A new reports shows that the level of Dublin office take-up in the first half of the year was 36% lower than the same time a year ago at 1.1 million square feet.
HWBC said in its H1 2020 Office Review that a record level of demand in the first quarter was offset by the market coming to a near standstill in the second quarter.
Potential occupiers delayed decisions due to the uncertainties posed by Covid-19, HWBC said.
But the independent property firm said that while there is a high level of uncertainty in the Irish commercial property market, a crash – as experienced in 2009/10 – is unlikely.
It said this is due to the lack of oversupply and the well-capitalised long-term investors who now underpin the market.
HWBC expects take up this year to fall below 2 million square feet for the first time since 2012.
It said this reduced demand was making developers increasingly nervous about delivering new supply unless it is underpinned by a pre-let commitment from a blue-chip tenant.
Of the 5.5 millio square feet of space under construction for delivery in the city centre over the next three years, more than half is already pre-let to tenants, it added.
Earlier this week, Google said it was abandoning plans to rent office space in Dublin's Docklands for 2,000 employees. Last October, the company had entered into talks to rent the 'Sorting Office' near Dublin's south quays.
Despite the Google decision, HWBC said it thought commentary on the potential negative impact of the working from home trend on the demand for office space has been overdone.
It said that by far the largest driver of demand in the Dublin market – accounting for all five of the top lettings in H1 2020 – has been the technology sector, which even before the pandemic already allowed a large amount of flexibility to employees over where they worked.
According to HWBC, large tech companies have typically operated at a 50-70% occupancy rate.
It said they continue to expand in Dublin where they account for the bulk of the 500,000 squre feet of space currently in advanced negotiation for completion before year end.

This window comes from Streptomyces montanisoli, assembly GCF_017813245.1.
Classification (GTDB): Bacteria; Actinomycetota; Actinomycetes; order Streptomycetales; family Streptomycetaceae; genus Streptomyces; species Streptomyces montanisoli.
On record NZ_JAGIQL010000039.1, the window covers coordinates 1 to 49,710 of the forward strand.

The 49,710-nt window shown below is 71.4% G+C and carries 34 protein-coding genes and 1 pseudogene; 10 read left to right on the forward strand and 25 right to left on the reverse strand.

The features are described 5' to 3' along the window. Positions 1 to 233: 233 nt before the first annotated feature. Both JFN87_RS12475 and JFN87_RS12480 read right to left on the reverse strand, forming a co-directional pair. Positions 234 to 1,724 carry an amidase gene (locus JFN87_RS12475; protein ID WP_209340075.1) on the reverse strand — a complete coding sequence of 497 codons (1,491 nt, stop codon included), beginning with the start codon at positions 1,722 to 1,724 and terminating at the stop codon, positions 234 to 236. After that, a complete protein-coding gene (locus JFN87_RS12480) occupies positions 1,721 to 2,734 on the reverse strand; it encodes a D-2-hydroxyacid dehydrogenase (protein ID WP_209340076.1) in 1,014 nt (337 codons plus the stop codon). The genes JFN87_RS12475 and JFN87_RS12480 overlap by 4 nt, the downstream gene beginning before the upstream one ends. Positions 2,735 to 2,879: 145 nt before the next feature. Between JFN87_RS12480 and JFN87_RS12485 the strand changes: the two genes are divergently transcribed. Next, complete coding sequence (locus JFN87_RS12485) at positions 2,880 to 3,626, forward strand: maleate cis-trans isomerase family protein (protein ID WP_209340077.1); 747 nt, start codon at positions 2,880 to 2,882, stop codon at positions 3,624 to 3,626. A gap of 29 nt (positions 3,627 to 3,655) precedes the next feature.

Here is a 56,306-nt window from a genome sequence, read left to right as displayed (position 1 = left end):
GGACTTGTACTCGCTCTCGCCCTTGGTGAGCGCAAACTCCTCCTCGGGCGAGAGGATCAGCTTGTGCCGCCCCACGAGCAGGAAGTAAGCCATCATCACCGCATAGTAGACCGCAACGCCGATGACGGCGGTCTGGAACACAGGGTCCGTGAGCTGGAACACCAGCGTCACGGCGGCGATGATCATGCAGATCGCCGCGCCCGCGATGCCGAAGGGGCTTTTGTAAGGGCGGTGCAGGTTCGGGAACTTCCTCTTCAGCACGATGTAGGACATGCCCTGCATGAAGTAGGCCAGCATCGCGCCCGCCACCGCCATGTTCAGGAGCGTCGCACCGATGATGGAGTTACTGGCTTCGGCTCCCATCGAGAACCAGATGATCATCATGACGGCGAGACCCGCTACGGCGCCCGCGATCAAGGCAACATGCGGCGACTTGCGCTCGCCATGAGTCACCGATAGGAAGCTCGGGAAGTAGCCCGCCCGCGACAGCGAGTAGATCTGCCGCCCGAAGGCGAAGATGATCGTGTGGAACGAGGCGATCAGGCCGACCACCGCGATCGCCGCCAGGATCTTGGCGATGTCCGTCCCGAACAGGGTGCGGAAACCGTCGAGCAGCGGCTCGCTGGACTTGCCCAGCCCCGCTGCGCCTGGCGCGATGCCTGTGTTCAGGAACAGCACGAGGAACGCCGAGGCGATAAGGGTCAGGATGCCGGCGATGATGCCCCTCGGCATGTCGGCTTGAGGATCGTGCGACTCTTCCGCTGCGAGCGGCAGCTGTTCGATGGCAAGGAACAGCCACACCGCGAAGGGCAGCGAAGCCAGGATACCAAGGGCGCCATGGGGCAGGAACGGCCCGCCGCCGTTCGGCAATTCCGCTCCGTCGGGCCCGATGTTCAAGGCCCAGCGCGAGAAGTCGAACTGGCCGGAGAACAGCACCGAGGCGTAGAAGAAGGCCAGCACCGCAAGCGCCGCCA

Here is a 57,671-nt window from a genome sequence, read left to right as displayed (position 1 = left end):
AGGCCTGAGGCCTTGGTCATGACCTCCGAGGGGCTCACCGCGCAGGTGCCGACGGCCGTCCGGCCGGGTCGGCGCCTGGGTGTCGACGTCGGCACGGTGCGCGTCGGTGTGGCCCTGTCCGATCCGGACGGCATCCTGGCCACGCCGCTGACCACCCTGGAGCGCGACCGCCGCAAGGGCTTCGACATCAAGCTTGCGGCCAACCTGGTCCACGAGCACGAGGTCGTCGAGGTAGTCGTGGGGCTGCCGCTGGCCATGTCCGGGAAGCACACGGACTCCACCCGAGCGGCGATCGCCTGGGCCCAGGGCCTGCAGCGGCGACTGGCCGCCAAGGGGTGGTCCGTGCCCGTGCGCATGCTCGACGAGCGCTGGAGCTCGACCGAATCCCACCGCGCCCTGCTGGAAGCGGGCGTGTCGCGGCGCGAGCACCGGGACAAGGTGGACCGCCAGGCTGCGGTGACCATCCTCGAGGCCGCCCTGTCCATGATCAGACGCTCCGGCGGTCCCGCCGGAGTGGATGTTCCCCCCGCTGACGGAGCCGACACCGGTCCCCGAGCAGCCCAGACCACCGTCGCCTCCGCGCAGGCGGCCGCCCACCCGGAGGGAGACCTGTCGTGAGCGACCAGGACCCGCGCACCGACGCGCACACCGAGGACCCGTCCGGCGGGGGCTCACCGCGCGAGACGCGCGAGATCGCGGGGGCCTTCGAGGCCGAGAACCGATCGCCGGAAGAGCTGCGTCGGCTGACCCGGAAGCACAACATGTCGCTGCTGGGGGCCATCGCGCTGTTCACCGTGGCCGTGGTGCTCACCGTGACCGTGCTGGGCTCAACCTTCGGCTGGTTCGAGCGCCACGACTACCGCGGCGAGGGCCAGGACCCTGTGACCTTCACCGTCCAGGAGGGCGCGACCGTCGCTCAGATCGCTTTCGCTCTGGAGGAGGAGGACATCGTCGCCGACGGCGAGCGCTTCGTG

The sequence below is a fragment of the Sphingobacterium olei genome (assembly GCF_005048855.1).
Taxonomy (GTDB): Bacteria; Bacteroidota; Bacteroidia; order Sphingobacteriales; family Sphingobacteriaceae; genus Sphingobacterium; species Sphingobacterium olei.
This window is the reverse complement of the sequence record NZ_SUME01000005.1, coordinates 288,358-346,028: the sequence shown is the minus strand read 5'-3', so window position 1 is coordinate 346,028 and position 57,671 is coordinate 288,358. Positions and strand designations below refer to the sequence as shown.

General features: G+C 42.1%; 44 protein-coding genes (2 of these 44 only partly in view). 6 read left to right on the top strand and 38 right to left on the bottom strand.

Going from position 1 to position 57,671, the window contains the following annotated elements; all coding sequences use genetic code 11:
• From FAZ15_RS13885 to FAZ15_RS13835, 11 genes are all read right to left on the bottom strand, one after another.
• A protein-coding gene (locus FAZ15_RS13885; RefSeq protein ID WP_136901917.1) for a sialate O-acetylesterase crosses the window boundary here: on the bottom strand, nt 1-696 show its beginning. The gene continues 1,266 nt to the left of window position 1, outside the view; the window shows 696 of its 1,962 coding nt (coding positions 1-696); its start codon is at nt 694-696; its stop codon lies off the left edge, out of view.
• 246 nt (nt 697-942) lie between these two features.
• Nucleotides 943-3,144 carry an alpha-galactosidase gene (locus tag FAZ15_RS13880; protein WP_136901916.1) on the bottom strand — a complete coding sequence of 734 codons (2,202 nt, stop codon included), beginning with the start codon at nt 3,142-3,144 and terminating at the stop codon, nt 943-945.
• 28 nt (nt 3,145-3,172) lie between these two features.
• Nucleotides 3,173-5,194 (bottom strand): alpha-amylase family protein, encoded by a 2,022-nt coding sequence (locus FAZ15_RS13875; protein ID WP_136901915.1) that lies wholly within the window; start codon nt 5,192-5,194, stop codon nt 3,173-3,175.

It said that working from home may have a bigger impact on the professional and financial services sectors which typically have operated on a 100% occupancy model, with all staff allocated a dedicated desk.
"These sectors will likely see significant changes, as a flexibility trend that might have taken place over 10 years is now accelerated over 12 months," HWBC said.
However, office use in the suburbs may be positively impacted, as HWBC is aware of several large companies currently exploring a "hub and spoke" model where instead of having a large corporate headquarters in the city centre they opt for a mixture of central and suburban locations with staff varying where they work depending on their needs and exposure to external clients.
Paul Scannell, HWBC's Head of Offices, said that the doomsayers predicting the end of the office as we know it are overstating their case.
"Certainly Covid-19 has rapidly accelerated the trend towards flexibility but this was already in place in the technology companies who are the main drivers of demand in the Dublin market," Mr Scannell said.
"Whilst caution is warranted from investors and occupiers until we have more certainty, there is still going to be sustained demand for high quality office space," he said.
"We do expect some slowdown in delivery of supply, but this will likely be offset by an increase in the amount of 'grey market' space in the market, as some companies look to offload surplus space as they implement working from home policies," he added.